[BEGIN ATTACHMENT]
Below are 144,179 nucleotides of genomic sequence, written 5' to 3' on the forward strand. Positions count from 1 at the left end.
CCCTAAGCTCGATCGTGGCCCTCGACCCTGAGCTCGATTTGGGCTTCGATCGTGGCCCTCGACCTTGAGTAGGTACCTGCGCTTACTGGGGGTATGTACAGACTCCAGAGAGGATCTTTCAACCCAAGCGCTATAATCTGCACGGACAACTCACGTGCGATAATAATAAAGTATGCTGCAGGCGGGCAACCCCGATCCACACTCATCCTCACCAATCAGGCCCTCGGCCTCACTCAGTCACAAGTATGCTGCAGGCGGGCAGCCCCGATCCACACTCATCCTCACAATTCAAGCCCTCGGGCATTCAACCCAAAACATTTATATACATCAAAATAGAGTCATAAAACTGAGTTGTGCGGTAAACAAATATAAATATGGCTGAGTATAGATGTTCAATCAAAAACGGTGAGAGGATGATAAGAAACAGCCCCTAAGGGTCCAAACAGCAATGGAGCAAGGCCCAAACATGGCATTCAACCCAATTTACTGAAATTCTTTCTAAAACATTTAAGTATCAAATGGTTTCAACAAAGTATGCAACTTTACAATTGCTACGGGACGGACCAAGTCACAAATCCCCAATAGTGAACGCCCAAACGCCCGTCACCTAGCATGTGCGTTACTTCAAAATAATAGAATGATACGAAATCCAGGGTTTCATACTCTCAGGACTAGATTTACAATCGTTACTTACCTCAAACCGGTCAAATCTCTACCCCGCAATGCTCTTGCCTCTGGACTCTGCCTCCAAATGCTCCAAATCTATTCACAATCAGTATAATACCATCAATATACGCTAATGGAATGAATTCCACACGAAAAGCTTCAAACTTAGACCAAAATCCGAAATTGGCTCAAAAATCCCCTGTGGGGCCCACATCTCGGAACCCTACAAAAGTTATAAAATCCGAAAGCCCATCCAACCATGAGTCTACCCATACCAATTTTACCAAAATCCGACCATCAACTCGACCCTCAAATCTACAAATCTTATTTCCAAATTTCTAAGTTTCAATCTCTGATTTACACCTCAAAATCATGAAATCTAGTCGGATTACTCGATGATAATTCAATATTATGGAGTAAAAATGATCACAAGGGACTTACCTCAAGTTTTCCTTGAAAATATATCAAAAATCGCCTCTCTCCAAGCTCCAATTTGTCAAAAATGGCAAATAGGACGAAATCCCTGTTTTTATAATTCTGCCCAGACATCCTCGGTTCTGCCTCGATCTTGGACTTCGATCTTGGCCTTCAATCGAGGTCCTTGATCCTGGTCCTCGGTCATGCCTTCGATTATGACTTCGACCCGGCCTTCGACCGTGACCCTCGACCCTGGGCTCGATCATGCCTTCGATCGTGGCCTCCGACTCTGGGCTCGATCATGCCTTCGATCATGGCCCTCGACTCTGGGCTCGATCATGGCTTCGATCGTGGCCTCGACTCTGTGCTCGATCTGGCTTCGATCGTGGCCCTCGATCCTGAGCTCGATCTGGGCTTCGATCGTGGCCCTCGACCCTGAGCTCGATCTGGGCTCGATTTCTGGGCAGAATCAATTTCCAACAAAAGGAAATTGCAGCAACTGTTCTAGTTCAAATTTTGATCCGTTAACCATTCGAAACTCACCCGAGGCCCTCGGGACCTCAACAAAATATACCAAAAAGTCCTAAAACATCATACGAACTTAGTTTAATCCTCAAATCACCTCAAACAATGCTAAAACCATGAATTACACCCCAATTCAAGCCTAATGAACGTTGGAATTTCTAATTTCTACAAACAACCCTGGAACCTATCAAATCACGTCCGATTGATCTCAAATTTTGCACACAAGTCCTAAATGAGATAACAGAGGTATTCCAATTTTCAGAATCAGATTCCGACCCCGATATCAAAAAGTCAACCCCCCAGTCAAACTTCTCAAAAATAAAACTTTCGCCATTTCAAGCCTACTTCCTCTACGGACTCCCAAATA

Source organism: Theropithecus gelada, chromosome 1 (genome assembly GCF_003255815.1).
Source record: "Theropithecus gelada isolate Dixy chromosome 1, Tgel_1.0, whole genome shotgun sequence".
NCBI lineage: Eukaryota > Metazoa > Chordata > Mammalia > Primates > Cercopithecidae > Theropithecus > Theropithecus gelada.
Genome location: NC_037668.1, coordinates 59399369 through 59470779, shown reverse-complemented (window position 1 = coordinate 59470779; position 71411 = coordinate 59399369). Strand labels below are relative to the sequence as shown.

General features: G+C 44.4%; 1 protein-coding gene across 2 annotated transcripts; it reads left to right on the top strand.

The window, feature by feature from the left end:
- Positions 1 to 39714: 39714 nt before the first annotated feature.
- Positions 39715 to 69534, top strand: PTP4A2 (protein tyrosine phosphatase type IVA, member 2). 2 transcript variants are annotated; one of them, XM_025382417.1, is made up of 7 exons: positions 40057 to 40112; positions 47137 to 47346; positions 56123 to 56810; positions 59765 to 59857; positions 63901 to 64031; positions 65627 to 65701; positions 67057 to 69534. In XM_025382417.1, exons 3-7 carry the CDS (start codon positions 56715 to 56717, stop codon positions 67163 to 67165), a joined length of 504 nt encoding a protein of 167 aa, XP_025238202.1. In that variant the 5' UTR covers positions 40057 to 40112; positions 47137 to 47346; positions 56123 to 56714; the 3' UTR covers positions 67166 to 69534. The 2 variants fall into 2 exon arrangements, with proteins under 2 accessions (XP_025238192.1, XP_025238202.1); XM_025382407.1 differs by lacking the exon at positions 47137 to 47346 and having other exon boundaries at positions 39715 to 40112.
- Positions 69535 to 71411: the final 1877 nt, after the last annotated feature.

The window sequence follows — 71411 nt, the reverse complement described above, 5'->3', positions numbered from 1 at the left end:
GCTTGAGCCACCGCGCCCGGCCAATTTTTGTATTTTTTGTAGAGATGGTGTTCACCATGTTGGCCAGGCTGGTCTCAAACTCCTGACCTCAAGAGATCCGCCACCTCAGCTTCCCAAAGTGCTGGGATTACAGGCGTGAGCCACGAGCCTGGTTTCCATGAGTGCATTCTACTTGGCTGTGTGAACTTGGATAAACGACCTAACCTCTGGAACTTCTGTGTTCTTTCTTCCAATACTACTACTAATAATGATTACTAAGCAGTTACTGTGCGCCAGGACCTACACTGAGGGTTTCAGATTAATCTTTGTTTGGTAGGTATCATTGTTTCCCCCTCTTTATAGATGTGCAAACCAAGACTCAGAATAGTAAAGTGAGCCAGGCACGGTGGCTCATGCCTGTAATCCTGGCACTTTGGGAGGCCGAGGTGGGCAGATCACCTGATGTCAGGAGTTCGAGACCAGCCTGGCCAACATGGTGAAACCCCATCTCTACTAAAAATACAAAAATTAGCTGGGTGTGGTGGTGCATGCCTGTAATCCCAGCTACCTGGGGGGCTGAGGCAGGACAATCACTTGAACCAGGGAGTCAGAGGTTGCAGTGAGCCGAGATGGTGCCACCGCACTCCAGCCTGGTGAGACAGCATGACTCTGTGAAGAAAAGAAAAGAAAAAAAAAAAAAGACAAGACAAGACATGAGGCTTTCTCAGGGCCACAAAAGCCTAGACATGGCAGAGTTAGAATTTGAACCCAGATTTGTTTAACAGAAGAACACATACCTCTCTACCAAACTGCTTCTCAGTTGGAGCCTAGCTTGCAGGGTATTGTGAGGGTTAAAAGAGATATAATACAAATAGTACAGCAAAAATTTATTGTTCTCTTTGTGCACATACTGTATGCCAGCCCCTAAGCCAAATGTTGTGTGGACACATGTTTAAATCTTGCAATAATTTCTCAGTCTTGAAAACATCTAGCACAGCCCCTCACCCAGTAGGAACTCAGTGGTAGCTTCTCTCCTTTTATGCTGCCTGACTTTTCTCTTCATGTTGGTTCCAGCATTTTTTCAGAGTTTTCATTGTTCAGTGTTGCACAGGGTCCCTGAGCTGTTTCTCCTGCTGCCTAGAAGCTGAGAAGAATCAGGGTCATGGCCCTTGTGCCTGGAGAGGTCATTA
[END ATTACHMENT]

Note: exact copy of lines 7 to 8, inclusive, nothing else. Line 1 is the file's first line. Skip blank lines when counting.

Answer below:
General features: G+C 44.4%; 1 protein-coding gene across 2 annotated transcripts; it reads left to right on the top strand.

The window, feature by feature from the left end: